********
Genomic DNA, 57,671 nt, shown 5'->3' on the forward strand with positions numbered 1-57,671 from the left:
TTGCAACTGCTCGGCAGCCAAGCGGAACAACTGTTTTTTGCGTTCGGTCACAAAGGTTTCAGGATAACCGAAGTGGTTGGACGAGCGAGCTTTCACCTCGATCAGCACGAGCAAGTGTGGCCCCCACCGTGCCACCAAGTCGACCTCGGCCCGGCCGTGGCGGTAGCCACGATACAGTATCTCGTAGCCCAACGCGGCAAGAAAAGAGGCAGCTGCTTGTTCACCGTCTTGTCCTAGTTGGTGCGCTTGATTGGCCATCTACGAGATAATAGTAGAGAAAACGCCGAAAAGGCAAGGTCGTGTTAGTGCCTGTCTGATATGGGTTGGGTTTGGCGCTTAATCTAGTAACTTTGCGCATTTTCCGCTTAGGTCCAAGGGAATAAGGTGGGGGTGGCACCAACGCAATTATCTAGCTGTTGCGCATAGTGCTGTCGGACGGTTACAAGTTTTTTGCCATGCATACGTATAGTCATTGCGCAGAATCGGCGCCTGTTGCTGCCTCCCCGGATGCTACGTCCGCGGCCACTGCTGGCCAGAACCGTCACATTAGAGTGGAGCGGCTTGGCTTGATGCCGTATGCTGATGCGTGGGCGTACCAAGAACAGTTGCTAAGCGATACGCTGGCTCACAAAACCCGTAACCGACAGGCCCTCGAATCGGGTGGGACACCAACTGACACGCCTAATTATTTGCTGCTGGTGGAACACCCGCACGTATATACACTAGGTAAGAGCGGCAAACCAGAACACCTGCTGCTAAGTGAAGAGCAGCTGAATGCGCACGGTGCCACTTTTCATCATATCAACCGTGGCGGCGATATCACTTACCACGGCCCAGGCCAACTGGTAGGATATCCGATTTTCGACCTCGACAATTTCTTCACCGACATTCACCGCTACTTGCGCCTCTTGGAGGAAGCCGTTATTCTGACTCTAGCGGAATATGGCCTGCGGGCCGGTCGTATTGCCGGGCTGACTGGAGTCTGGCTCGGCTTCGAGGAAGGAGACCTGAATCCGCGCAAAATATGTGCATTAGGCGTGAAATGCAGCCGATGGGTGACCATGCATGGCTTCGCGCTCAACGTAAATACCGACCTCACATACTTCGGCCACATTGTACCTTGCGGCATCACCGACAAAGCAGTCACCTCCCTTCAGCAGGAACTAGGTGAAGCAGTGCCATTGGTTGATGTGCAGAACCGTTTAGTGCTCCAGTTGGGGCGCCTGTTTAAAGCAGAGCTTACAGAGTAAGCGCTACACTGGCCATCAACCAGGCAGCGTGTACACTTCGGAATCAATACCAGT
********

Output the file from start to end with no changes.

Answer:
Genomic DNA, 57,671 nt, shown 5'->3' on the forward strand with positions numbered 1-57,671 from the left:
TTGCAACTGCTCGGCAGCCAAGCGGAACAACTGTTTTTTGCGTTCGGTCACAAAGGTTTCAGGATAACCGAAGTGGTTGGACGAGCGAGCTTTCACCTCGATCAGCACGAGCAAGTGTGGCCCCCACCGTGCCACCAAGTCGACCTCGGCCCGGCCGTGGCGGTAGCCACGATACAGTATCTCGTAGCCCAACGCGGCAAGAAAAGAGGCAGCTGCTTGTTCACCGTCTTGTCCTAGTTGGTGCGCTTGATTGGCCATCTACGAGATAATAGTAGAGAAAACGCCGAAAAGGCAAGGTCGTGTTAGTGCCTGTCTGATATGGGTTGGGTTTGGCGCTTAATCTAGTAACTTTGCGCATTTTCCGCTTAGGTCCAAGGGAATAAGGTGGGGGTGGCACCAACGCAATTATCTAGCTGTTGCGCATAGTGCTGTCGGACGGTTACAAGTTTTTTGCCATGCATACGTATAGTCATTGCGCAGAATCGGCGCCTGTTGCTGCCTCCCCGGATGCTACGTCCGCGGCCACTGCTGGCCAGAACCGTCACATTAGAGTGGAGCGGCTTGGCTTGATGCCGTATGCTGATGCGTGGGCGTACCAAGAACAGTTGCTAAGCGATACGCTGGCTCACAAAACCCGTAACCGACAGGCCCTCGAATCGGGTGGGACACCAACTGACACGCCTAATTATTTGCTGCTGGTGGAACACCCGCACGTATATACACTAGGTAAGAGCGGCAAACCAGAACACCTGCTGCTAAGTGAAGAGCAGCTGAATGCGCACGGTGCCACTTTTCATCATATCAACCGTGGCGGCGATATCACTTACCACGGCCCAGGCCAACTGGTAGGATATCCGATTTTCGACCTCGACAATTTCTTCACCGACATTCACCGCTACTTGCGCCTCTTGGAGGAAGCCGTTATTCTGACTCTAGCGGAATATGGCCTGCGGGCCGGTCGTATTGCCGGGCTGACTGGAGTCTGGCTCGGCTTCGAGGAAGGAGACCTGAATCCGCGCAAAATATGTGCATTAGGCGTGAAATGCAGCCGATGGGTGACCATGCATGGCTTCGCGCTCAACGTAAATACCGACCTCACATACTTCGGCCACATTGTACCTTGCGGCATCACCGACAAAGCAGTCACCTCCCTTCAGCAGGAACTAGGTGAAGCAGTGCCATTGGTTGATGTGCAGAACCGTTTAGTGCTCCAGTTGGGGCGCCTGTTTAAAGCAGAGCTTACAGAGTAAGCGCTACACTGGCCATCAACCAGGCAGCGTGTACACTTCGGAATCAATACCAGT